human, being

You’re probably short on Vitamin D too

Today, researchers at the University of Colorado Denver published a study that indicates about 75 percent of Americans have serum Vitamin D levels that fall well below what is needed for optimum health. I’m one of them. I know this, because a year ago, as I was trying to figure out why I felt like crap, couldn’t lose weight, and had all sorts of other mystery symptoms, a doctor decided to test my serum Vitamin D level via a blood test.  The result: 11 ng/ml.

The jury is officially out about what the optimal serum Vitamin D level should be–ranging from 40 to 80 ng/ml–but consensus is the bare minimum you should have in your blood is 30 ng/ml.

Since then, I’ve been taking 4,000 IU of Vitamin D daily, plus 50,000 IU twice a week. Even on these high doses–your normal multivitamin gives you about 100 IU, although some new recommendations show adults should get as much as 1,000 IU a day–my serum levels have barely reached 38.

Vitamin D is known as the sunshine vitamin because the best way to introduce it to your body is through direct, unscreened sunlight on your skin. I am a survivor of Stage IIb melanoma, and since 2001, I have been incredibly diligent about not getting sun on my skin. I wear long sleeves, hats and SPF 50 when I’m going to be out in the sun. When I told my onocologist last year what my Vitamin D levels were, and that my internist suggested that I get at least an hour of unprotected sun exposure during the week, he flat out told me no.

Vitamin D is actually a hormone, not a vitamin. It plays a critical role in your immune system, and therefore in your ability to fight off infection. Here’s what Vitamin D does:

  • Protects children from rickets, a bone disease
  • Protects adults from low bone mineral density–aka osteoporosis and osteopenia
  • Probably protects against some types of cancer; research shows a link between low vitamin D levels and colon cancer, for example.
  • Probably protects against heart disease.
  • Probably protects against infection.
  • Probably improves overall health.
  • Improves depression and seasonal affective disorder.
  • Improves general muscle pain. Research at the University of Minnesota concluded that “because (low calcium) is a known cause of persistent, nonspecific muscuoskeletal pain, screening all outpatients with such pain for (low vitamin D) should be standard of practice in clinical care.”

Why are so many people Vitamin D deficient? Sun avoidance, sunscreen use and spending more time indoors compared to 100 years ago.

Since I’ve been taking high doses of Vitamin D, here’s how my health has changed:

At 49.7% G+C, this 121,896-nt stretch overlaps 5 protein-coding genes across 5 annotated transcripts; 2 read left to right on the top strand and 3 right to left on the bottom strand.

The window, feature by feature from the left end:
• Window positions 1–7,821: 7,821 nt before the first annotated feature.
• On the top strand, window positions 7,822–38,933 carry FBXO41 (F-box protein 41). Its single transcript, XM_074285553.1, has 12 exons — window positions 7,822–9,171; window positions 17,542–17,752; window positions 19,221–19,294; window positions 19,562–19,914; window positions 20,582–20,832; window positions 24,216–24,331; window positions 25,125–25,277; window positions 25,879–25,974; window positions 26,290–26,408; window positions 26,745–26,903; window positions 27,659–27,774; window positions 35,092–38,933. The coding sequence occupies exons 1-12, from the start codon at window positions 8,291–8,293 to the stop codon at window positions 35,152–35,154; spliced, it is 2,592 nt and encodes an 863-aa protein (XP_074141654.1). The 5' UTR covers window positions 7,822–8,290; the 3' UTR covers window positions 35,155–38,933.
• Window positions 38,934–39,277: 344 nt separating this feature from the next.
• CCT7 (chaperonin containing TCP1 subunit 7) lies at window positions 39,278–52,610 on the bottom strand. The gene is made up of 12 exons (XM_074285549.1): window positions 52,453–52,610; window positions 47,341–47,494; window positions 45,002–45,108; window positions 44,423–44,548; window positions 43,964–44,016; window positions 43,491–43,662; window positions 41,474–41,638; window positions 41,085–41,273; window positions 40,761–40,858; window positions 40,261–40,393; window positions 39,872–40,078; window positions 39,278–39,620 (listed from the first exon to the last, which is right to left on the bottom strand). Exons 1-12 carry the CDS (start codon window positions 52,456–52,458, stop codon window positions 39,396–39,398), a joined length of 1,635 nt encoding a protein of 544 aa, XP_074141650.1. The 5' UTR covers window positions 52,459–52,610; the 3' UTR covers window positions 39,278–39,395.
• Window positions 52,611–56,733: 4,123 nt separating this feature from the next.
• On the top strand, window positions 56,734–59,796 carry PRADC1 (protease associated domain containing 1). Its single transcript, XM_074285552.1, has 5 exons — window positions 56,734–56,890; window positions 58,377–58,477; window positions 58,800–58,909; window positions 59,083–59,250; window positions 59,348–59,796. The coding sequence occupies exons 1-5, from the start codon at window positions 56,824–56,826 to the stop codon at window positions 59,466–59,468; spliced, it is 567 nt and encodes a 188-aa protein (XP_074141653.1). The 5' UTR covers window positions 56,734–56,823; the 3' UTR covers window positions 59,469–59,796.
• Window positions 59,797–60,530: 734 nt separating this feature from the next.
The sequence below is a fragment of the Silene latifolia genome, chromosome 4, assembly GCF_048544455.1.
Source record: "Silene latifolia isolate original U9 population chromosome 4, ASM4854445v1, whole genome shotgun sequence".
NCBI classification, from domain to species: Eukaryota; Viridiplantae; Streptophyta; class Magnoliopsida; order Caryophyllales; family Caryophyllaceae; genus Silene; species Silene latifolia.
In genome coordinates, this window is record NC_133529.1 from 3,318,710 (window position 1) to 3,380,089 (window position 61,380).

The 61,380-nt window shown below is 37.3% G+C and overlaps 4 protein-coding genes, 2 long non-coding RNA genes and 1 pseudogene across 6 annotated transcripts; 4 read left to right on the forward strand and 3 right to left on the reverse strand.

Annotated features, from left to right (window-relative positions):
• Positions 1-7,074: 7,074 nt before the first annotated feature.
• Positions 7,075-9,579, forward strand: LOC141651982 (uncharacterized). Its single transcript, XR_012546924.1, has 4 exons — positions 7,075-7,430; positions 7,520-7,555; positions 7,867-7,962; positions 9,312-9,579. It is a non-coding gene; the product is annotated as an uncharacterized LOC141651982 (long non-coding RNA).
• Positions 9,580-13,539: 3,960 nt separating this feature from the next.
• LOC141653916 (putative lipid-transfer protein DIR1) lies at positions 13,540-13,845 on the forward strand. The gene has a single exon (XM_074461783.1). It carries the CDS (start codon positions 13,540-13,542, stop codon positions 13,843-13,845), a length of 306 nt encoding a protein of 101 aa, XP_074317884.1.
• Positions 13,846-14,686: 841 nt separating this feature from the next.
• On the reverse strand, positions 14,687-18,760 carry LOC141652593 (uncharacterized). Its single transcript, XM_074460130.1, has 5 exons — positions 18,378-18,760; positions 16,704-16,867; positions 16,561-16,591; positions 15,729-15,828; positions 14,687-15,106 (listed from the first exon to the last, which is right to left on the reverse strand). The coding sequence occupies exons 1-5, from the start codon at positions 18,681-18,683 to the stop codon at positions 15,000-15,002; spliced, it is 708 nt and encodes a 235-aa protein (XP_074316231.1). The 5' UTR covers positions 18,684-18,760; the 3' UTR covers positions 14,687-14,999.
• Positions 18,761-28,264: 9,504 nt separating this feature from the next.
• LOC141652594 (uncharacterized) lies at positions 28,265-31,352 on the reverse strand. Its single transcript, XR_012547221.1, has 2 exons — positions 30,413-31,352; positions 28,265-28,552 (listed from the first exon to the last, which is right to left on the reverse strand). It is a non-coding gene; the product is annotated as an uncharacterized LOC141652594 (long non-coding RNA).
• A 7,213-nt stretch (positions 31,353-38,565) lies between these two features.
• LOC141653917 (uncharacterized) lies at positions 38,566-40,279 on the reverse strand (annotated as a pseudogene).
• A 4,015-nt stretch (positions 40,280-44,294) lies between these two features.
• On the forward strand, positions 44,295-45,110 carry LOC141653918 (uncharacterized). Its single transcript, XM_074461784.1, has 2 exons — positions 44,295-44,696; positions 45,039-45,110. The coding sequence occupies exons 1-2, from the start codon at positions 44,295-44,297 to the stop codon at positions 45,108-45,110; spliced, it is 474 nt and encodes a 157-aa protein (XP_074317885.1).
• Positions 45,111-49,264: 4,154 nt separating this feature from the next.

• My IBS symptoms have all but disappeared. IBS used to rule my life, and it turns out that low Vitamin D aggravates IBS symptoms. Funny that the GI specialist who diagnosed me never thought to check my Vitamin D levels. Had he done so, I would have not suffered for three years.
  • The nightly leg cramps, especially in my calves, are gone. No more restless leg syndrome.
  • I can actually build muscle again.
  • I stopped gaining weight.
  • I had strep throat only once, vs three or four times in previous years.
  • I had two colds that made me miss work, as opposed to a handful in previous years.

For years, I had attributed these symptoms to being hypothyroid. Once I got my TSH level around 1, I should have felt better. But it wasn’t until I got my Vitamin D level up into the 25 range that I actually started feeling better.

The UC Denver researchers suggest that 10 to 20 minutes of daily unprotected sun exposure on the arms and legs can help remedy Vitamin D deficiency. That’s because the hormone is produced with UVB rays hit a layer of cholesterol in the skin. That cholesterol is converted into D3 (the active form of Vitamin D). UVB rays are also what causes sunburn, so if you go into the sun with sunscreen on, your skin can’t create Vitamin D. And research in melanoma is showing that it’s the UVA rays that do the DNA damage that create skin cancers. Wearing UVB sunscreen allows you to stay in the sun longer without getting burned, allows UVA rays to damage your skin and keeps your skin from making the hormone that is critical to your immune system and can protect you from cancer. What’s more, melanoma research is also leaning toward the idea that early, frequent sunburns in childhood lead to slow development of melanoma.

So does this mean I’ll be back to laying out with baby oil on my fair skin for an hour a day, or going to the tanning salon? No. If you’re out in the sun long enough to get burned, chances are you’re out long enough to do some DNA damage as well. Here’s what I will stop doing:

  • I will stop wearing SPF makeup
  • I will stop wearing sunscreen on a daily basis unless I’m expecting to be out in the sun for prolonged periods of time
  • I will go outside during lunch as much as possible to get a little Vitamin D
  • I will get my skin checked every 6 months so that if anything does look unusual it can be taken off
  • I will protect Lauren from sunburn by keeping her out of the sun during the hottest part of the day

So, next time you go see your doctor, ask for a blood test to check your serum Vitamin D level. Be part of the 25 percent of the population that isn’t deficient!


2 Comments so far
Leave a comment

Could it be possible that the melanoma consumed the vitamin D? Do you have any vitamin D tests from prior to the diagnosis?

Comment by Brent

I don’t have any Vitamin D tests before 2008, unfortunately. Vitamin D has been proven to be an immune system booster, so it would be surprising to me if the melanoma “ate” my Vitamin D.

Comment by humanbeingblog

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